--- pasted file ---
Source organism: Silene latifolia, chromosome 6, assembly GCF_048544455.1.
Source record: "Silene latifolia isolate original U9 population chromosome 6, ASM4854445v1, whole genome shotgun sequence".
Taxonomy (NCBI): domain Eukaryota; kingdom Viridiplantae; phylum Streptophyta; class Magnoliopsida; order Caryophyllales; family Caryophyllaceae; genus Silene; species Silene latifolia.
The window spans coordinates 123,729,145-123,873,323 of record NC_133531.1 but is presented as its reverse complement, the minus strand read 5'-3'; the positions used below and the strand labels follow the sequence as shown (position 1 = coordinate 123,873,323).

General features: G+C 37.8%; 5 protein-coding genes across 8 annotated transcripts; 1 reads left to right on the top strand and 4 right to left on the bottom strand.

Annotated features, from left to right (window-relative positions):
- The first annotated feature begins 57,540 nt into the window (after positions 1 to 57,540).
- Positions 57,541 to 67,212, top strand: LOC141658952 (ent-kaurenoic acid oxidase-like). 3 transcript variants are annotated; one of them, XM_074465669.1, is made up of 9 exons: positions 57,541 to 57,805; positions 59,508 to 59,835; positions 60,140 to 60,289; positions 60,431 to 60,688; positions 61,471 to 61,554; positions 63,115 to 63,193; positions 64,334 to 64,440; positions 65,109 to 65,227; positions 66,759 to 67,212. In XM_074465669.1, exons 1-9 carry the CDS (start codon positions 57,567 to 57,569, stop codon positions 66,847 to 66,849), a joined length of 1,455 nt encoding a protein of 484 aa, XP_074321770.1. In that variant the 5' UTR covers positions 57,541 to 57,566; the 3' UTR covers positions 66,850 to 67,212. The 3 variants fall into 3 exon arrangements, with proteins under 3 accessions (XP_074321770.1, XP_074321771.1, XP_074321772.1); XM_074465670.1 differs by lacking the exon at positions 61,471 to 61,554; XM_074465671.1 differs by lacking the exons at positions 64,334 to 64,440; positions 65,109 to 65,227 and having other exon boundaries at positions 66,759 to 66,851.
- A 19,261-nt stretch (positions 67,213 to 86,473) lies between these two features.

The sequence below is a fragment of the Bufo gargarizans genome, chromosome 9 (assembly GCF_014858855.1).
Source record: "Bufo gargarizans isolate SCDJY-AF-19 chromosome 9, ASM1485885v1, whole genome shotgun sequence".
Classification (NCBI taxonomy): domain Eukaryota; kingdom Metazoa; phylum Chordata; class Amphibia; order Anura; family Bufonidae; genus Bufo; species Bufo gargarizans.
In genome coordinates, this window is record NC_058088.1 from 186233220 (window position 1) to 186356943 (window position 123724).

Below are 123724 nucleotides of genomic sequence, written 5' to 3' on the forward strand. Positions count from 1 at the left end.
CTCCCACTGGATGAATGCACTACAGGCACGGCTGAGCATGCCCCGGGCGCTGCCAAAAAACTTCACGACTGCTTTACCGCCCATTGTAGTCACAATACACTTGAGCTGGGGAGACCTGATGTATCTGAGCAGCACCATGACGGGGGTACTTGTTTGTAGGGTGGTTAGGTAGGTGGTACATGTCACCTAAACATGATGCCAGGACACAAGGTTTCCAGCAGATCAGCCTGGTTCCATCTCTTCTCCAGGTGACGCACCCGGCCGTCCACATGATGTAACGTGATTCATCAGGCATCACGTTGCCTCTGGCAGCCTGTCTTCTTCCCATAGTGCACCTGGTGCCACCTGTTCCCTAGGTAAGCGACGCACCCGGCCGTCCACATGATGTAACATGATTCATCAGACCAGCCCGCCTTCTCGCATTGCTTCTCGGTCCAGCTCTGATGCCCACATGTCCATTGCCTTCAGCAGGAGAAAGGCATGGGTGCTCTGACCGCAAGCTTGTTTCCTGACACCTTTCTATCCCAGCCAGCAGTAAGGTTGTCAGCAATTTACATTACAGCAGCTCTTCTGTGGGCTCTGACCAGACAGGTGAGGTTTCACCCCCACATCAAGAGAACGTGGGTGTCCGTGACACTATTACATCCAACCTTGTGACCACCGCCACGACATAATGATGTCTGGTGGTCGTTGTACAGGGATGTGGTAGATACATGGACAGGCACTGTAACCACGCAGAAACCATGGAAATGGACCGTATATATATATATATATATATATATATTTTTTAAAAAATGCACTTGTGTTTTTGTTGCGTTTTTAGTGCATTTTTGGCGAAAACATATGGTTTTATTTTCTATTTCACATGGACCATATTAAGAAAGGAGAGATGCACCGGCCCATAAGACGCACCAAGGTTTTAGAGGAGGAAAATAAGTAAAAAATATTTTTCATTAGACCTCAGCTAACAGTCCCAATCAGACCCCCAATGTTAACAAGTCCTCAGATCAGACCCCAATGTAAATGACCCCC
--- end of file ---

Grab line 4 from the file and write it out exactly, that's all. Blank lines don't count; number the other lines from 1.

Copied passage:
The window spans coordinates 123,729,145-123,873,323 of record NC_133531.1 but is presented as its reverse complement, the minus strand read 5'-3'; the positions used below and the strand labels follow the sequence as shown (position 1 = coordinate 123,873,323).